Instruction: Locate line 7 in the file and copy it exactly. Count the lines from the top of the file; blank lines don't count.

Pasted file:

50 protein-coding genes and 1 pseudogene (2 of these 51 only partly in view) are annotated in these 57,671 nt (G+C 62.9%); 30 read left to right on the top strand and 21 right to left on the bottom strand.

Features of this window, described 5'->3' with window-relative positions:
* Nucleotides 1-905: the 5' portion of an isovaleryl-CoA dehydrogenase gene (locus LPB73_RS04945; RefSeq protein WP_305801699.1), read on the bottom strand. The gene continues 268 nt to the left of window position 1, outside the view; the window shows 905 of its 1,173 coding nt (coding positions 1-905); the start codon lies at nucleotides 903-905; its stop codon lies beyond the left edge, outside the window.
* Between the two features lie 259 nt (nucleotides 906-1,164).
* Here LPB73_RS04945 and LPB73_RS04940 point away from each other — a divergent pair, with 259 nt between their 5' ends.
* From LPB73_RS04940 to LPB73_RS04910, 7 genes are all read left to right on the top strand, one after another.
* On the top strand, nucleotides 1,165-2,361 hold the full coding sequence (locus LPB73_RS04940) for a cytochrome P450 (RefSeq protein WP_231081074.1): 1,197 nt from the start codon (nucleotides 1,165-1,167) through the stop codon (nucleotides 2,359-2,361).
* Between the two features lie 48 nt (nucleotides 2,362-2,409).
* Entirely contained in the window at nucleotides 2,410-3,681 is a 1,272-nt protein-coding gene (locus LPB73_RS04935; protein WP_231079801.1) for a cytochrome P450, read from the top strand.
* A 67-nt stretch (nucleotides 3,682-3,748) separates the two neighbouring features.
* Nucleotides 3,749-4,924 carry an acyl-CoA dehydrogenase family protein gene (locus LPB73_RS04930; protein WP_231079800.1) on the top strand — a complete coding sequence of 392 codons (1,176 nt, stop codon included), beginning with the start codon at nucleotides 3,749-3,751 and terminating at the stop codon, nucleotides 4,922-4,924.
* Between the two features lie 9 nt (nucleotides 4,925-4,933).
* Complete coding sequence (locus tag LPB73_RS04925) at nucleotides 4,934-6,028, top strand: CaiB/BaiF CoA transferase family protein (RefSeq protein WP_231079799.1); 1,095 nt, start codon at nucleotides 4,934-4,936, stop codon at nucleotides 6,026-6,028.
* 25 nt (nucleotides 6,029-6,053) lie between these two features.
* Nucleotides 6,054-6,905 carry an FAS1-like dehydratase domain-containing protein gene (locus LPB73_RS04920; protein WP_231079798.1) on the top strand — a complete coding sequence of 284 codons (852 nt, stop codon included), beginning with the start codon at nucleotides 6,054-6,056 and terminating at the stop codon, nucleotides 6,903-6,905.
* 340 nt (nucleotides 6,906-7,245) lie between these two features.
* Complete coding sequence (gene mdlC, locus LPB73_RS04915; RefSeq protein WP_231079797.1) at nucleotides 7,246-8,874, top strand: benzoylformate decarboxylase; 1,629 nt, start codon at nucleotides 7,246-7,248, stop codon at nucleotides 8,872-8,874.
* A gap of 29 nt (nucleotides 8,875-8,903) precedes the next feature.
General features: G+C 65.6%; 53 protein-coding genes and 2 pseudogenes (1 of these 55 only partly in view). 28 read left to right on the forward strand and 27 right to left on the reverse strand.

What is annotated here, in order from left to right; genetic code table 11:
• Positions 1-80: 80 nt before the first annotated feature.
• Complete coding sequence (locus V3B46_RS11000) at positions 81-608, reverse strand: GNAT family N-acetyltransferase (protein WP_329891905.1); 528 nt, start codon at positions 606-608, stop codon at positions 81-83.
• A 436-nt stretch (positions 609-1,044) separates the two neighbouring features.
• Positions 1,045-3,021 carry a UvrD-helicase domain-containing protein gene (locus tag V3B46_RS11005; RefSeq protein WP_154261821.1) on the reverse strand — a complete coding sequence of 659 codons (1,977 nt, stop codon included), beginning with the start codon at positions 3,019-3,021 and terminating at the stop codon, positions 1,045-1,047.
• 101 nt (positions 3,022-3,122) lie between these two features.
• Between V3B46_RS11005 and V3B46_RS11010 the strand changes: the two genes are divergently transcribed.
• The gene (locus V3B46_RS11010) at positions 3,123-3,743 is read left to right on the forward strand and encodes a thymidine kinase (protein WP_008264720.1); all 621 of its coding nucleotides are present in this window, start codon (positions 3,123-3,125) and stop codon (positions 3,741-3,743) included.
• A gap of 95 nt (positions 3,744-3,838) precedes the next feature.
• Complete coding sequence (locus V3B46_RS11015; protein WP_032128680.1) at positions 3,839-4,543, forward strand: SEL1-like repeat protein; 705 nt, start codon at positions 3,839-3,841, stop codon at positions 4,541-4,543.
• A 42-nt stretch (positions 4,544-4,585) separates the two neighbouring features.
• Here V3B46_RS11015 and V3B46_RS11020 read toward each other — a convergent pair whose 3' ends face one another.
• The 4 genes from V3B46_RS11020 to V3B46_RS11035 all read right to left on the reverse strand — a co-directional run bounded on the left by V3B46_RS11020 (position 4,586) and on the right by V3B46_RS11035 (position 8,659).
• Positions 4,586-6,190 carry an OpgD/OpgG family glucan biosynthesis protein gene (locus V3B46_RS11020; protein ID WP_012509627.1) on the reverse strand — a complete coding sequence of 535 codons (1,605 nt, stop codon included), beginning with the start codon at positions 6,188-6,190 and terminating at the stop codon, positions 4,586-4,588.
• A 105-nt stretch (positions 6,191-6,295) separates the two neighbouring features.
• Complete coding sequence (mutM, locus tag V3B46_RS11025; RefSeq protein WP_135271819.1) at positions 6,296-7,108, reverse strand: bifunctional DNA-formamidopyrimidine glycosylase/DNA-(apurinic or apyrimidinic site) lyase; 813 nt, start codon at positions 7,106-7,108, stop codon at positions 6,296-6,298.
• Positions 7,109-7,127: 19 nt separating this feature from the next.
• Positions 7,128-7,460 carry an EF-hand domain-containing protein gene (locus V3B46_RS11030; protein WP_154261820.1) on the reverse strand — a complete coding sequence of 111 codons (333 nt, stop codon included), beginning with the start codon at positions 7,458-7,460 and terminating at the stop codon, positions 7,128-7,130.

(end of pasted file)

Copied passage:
* On the top strand, nucleotides 1,165-2,361 hold the full coding sequence (locus LPB73_RS04940) for a cytochrome P450 (RefSeq protein WP_231081074.1): 1,197 nt from the start codon (nucleotides 1,165-1,167) through the stop codon (nucleotides 2,359-2,361).